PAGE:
Future skills in construction

Welcoming the benefits of new technology into your business: a piece by Houghton International

  • 26 Jun 2018

In an article researched and written by Houghton International, electric motor repair specialists, the debate between the innovators who want to be the first to implement new digital opportunities and those who hold back, preferring more traditional methods is discussed.


A technological breakthrough: electricity

What allows us to use the technology we’ve become so familiar with is electricity — a true milestone in terms of technological advancements.

The late 1870s witnessed the invention of the light bulb by Thomas Edison — who later introduced electricity generating stations in both America and England. 12 months later and electricity was available as a commodity, changing industry forever.

Although during this period, the majority of factories were run by steam power, powered by dangerous machinery. Once electricity was made available, this could all change — but it didn’t.

The introduction of electricity wasn’t received with open arms, in fact only 5% of US factories were powered by electric motors. Many preferred to rely on steam power as they were uncomfortable with the level of change brought about by the introduction of electric motors. It would trigger a change in thinking that many simply didn’t want to consider.

Many thought that the change to electricity would be disruptive, despite the performance it could deliver to a business. Production could take place following logic, rather than the direction of the driveshaft. Factories became safer and cleaner too, while the staff themselves began to set the pace.

However, factories not wanting to change was understandable — as the business’ entire infrastructure would have to adapt to this new-found advancement. And with time, it did — as change always does. By the 1920s, manufacturing productivity had increased significantly, as factory owners increasingly implemented electric motors.

Businesses have not looked back since implementing electricity, but it did take them 40 years to acknowledge electricity as a commodity where in the ‘20s — manufacturing rates increased. Rather, we can only reap the benefits when we fully understand how best to use it.

The big debate

There’s still a big debate around both technological opportunities and resorting back to traditional options. Take electric motors themselves for example. While they have been fully adopted into many applications, business owners are still facing decisions on whether to upgrade their model to one that promises further efficiencies.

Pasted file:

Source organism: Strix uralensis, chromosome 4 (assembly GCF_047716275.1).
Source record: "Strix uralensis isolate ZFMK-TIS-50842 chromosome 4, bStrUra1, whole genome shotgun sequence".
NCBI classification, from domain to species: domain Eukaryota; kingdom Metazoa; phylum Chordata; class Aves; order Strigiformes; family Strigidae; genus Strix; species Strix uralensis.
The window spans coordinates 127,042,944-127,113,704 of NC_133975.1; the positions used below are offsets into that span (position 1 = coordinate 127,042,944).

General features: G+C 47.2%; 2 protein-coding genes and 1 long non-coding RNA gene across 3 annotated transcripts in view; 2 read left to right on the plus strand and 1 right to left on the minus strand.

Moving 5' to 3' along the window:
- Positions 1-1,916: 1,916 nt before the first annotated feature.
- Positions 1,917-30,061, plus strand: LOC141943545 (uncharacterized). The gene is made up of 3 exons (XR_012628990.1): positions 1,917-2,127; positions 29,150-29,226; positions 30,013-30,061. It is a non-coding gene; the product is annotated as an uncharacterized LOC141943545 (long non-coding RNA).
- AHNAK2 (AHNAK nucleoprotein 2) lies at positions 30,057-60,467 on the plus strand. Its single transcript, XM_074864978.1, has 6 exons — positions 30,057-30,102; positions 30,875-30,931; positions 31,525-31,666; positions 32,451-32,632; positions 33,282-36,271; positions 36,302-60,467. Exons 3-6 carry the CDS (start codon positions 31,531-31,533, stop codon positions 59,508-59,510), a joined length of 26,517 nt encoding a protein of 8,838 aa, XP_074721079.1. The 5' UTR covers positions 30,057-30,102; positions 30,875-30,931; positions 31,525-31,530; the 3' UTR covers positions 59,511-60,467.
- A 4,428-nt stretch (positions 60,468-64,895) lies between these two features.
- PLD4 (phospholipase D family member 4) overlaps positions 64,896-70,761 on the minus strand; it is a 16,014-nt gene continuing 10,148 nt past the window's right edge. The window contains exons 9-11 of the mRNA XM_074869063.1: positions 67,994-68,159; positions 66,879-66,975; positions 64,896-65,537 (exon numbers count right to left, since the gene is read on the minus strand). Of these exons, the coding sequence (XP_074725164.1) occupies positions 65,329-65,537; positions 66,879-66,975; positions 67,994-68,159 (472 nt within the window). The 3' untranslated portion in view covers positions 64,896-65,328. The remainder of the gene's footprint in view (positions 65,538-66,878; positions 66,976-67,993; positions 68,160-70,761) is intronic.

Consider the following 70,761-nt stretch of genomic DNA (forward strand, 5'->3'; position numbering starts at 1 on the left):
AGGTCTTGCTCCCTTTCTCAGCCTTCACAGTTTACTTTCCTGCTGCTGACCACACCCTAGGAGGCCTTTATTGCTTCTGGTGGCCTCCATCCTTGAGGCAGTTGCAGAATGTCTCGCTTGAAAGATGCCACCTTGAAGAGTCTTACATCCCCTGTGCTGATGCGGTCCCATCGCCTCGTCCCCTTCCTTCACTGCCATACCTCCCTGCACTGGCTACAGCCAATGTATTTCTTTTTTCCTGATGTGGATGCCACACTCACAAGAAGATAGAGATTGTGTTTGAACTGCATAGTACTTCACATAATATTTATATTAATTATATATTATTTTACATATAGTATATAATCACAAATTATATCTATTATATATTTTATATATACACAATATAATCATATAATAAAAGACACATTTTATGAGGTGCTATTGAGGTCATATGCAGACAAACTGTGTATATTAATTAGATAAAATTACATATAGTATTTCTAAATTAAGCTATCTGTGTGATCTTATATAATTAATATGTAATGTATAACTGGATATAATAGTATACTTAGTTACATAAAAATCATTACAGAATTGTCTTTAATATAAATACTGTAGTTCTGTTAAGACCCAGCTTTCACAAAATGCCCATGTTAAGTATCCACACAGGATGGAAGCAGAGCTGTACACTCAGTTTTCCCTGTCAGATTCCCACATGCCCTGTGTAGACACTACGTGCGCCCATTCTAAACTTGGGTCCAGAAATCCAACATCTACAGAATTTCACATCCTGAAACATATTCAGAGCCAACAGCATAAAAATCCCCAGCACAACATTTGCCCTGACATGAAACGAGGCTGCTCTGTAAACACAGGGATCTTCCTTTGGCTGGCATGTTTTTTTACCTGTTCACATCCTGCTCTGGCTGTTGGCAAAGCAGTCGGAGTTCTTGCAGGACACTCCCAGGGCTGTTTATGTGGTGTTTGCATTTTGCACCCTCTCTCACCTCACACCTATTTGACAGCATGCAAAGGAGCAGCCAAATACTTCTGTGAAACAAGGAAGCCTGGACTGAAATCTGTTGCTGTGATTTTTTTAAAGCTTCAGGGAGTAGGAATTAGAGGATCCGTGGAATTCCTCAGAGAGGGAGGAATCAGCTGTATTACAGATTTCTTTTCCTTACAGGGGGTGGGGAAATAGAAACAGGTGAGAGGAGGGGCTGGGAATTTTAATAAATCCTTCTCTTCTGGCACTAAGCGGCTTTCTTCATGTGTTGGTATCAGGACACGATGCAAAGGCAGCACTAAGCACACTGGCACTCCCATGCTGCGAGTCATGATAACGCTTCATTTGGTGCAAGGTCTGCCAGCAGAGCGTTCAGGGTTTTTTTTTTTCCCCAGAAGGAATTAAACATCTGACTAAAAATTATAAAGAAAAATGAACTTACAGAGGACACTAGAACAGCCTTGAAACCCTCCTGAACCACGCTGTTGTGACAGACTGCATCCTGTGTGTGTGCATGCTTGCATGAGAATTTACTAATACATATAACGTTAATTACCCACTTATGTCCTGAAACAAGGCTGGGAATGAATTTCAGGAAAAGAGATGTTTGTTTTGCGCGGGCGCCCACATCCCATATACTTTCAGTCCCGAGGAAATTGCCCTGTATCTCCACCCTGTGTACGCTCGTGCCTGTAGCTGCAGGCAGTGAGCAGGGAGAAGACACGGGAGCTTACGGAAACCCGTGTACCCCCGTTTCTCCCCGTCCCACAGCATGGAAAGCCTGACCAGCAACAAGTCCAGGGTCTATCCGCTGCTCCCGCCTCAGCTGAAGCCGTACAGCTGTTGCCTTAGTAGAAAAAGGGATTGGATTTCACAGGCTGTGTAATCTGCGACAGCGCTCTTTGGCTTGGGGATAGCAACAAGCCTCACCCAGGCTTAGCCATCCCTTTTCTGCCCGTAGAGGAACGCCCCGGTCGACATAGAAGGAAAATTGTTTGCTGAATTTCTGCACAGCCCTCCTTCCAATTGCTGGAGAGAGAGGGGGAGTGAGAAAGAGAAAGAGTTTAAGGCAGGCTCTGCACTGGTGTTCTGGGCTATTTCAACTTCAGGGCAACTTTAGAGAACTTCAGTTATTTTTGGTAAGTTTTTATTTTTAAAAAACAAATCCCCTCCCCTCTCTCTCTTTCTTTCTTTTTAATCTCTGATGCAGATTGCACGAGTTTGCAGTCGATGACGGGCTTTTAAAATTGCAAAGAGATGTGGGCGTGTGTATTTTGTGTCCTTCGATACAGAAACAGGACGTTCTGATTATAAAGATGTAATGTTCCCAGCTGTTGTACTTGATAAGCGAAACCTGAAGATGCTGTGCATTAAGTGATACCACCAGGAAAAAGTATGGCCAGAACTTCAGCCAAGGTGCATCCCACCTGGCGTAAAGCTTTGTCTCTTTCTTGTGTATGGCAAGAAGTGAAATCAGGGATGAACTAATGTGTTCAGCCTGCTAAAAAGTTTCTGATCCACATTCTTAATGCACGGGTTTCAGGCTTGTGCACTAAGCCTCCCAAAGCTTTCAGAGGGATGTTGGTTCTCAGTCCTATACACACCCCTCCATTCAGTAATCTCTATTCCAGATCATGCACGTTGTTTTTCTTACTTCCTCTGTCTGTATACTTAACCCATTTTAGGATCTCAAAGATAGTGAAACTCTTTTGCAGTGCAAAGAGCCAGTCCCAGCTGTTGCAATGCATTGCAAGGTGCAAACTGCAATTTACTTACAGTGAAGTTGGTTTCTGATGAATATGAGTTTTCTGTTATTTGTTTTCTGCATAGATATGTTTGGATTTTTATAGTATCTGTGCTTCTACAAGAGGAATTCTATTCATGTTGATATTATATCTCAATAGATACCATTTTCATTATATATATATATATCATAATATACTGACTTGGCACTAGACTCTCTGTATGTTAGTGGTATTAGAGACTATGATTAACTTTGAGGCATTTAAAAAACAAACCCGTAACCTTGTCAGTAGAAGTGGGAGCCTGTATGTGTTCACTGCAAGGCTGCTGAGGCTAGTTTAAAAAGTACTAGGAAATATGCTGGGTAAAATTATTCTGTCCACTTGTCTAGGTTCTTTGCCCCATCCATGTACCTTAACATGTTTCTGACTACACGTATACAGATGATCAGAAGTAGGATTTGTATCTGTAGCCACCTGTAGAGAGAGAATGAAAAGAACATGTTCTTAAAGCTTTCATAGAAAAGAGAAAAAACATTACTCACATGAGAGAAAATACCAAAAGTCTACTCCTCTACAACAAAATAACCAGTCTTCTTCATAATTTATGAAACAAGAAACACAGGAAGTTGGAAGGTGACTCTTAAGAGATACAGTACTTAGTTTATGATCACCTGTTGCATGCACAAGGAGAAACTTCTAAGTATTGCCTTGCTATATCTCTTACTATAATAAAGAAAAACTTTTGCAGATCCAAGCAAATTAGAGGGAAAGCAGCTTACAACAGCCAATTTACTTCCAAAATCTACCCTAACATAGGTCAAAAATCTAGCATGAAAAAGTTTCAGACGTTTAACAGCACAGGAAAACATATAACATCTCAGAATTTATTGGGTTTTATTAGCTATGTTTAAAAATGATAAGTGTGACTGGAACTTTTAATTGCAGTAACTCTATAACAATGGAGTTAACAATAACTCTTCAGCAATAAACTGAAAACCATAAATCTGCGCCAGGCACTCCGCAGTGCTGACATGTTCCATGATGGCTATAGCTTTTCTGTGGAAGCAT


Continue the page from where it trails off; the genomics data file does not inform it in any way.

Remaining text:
Industry 4.0 has opened an area for larger discussion for those who are in favour of technical changes and those who are not. Dubbed the fourth industrial revolution, Industry 4.0 is transforming industries through automation and real-time data. One example of this is condition monitoring, the process of using technology to monitor the state of machinery to detect significant change and therefore problems.

This technology exceeds in predictive maintenance and can monitor conditions that include vibrations and lubricant analysis — not only that, but acoustic emissions too. For those who have enabled Industry 4.0 already, they are already at an advantage, as they are able to anticipate when maintenance work will be required, in turn reducing the impact unplanned downtime can have. Those who are unaware of the potential of Industry 4.0 are unable to access this level of insight, putting them at an automatic disadvantage.

Utilising the advantages of modern technology

Technology is allowing us to expand further afield — and with our society constantly innovating, there’s no sign of developments slowing down. So what advice can businesses benefit from?

When you’re planning to implement technology into your business, it’s important to understand fully what benefits these will bring. Consider the amount of work that is required for implementation and whether this and the associated costs are justified by what you’ll gain. If in doubt, enlist the help of a professional to advise you on the right solution.

In 2018, technology is at the heart of our operations. Shying away from digital advancements is no longer an option; choose to be an innovator or delay the implementation of these new developments. Either way, change is happening now — and you can’t afford to stand still.

Leave a Reply

More articles


GGF set to raise profile of fire resistant glazing

This year’s FIREX International returns to ExCeL London on 18 – 20 June, with the Glass and Glazing Federation (GGF) set to be at the heart of it all.

Posted in Articles, Building Associations & Institutes, Building Industry Events, Building Industry News, Building Products & Structures, Exhibitions and Conferences, Glass, Glazing, Posts, Seminars


Norpass3 access control software provides high degree of safety

Nortech’s Norpass3 provides access control at all access points to gyms, fitness studios, health clubs and more, ensuring only authorised members and staff can enter the premises.

Posted in Access Control & Door Entry Systems, Articles, Building Industry News, Health & Safety, Information Technology, Posts, Security and Fire Protection


Prater to deliver extensive scope of works on bespoke care facility

Leading specialist building envelope contractor Prater will provide an extensive facade package for a new extra-care facility on Dovehouse Street, Chelsea.

Posted in Aluminium Products, Articles, Building Industry News, Building Products & Structures, Building Systems, Case Studies, Doors, Facades, Posts, Retrofit & Renovation, Walls, Windows

Who needs LST radiators?

Contour Heating Products Ltd discusses who really needs an LST radiator installed in their space.

Posted in Articles, Building Industry News, Health & Safety, Heating Systems, Controls and Management, Posts